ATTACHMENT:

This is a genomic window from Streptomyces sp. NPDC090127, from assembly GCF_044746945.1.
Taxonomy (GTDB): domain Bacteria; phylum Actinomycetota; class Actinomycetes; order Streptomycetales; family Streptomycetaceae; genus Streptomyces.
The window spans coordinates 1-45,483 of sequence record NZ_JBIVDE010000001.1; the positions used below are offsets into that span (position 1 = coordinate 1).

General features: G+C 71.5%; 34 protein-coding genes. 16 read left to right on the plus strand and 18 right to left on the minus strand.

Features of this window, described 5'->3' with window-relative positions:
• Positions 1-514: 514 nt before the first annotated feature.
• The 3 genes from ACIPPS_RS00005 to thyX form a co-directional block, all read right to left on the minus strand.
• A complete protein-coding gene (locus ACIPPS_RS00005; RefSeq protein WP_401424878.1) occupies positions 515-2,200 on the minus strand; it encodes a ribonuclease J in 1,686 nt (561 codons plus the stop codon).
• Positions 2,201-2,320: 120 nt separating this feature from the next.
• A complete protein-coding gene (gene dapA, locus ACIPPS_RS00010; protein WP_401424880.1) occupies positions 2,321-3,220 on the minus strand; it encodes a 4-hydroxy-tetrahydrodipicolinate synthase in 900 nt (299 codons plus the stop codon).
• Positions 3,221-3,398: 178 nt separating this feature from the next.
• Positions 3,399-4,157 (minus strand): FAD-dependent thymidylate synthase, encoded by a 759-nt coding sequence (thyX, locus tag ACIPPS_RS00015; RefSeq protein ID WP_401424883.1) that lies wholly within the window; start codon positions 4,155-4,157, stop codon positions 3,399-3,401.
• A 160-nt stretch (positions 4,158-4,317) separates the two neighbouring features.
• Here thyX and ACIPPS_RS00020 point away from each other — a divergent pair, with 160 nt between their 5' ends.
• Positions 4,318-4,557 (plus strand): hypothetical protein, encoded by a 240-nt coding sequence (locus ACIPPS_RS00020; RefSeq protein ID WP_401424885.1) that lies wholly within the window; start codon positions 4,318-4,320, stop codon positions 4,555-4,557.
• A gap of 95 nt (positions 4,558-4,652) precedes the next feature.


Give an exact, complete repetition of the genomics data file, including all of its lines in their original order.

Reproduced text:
This is a genomic window from Streptomyces sp. NPDC090127, from assembly GCF_044746945.1.
Taxonomy (GTDB): domain Bacteria; phylum Actinomycetota; class Actinomycetes; order Streptomycetales; family Streptomycetaceae; genus Streptomyces.
The window spans coordinates 1-45,483 of sequence record NZ_JBIVDE010000001.1; the positions used below are offsets into that span (position 1 = coordinate 1).

General features: G+C 71.5%; 34 protein-coding genes. 16 read left to right on the plus strand and 18 right to left on the minus strand.

Features of this window, described 5'->3' with window-relative positions:
• Positions 1-514: 514 nt before the first annotated feature.
• The 3 genes from ACIPPS_RS00005 to thyX form a co-directional block, all read right to left on the minus strand.
• A complete protein-coding gene (locus ACIPPS_RS00005; RefSeq protein WP_401424878.1) occupies positions 515-2,200 on the minus strand; it encodes a ribonuclease J in 1,686 nt (561 codons plus the stop codon).
• Positions 2,201-2,320: 120 nt separating this feature from the next.
• A complete protein-coding gene (gene dapA, locus ACIPPS_RS00010; protein WP_401424880.1) occupies positions 2,321-3,220 on the minus strand; it encodes a 4-hydroxy-tetrahydrodipicolinate synthase in 900 nt (299 codons plus the stop codon).
• Positions 3,221-3,398: 178 nt separating this feature from the next.
• Positions 3,399-4,157 (minus strand): FAD-dependent thymidylate synthase, encoded by a 759-nt coding sequence (thyX, locus tag ACIPPS_RS00015; RefSeq protein ID WP_401424883.1) that lies wholly within the window; start codon positions 4,155-4,157, stop codon positions 3,399-3,401.
• A 160-nt stretch (positions 4,158-4,317) separates the two neighbouring features.
• Here thyX and ACIPPS_RS00020 point away from each other — a divergent pair, with 160 nt between their 5' ends.
• Positions 4,318-4,557 (plus strand): hypothetical protein, encoded by a 240-nt coding sequence (locus ACIPPS_RS00020; RefSeq protein ID WP_401424885.1) that lies wholly within the window; start codon positions 4,318-4,320, stop codon positions 4,555-4,557.
• A gap of 95 nt (positions 4,558-4,652) precedes the next feature.